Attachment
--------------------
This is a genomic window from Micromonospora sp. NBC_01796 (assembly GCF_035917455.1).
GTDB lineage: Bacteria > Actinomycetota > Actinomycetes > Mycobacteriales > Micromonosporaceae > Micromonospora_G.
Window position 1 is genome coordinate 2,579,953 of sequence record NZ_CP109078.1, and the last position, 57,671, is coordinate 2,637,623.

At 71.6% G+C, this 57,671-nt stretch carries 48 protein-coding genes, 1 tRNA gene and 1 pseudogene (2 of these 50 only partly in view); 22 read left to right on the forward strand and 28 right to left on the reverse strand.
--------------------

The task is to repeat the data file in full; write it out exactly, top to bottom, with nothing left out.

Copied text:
This is a genomic window from Micromonospora sp. NBC_01796 (assembly GCF_035917455.1).
GTDB lineage: Bacteria > Actinomycetota > Actinomycetes > Mycobacteriales > Micromonosporaceae > Micromonospora_G.
Window position 1 is genome coordinate 2,579,953 of sequence record NZ_CP109078.1, and the last position, 57,671, is coordinate 2,637,623.

At 71.6% G+C, this 57,671-nt stretch carries 48 protein-coding genes, 1 tRNA gene and 1 pseudogene (2 of these 50 only partly in view); 22 read left to right on the forward strand and 28 right to left on the reverse strand.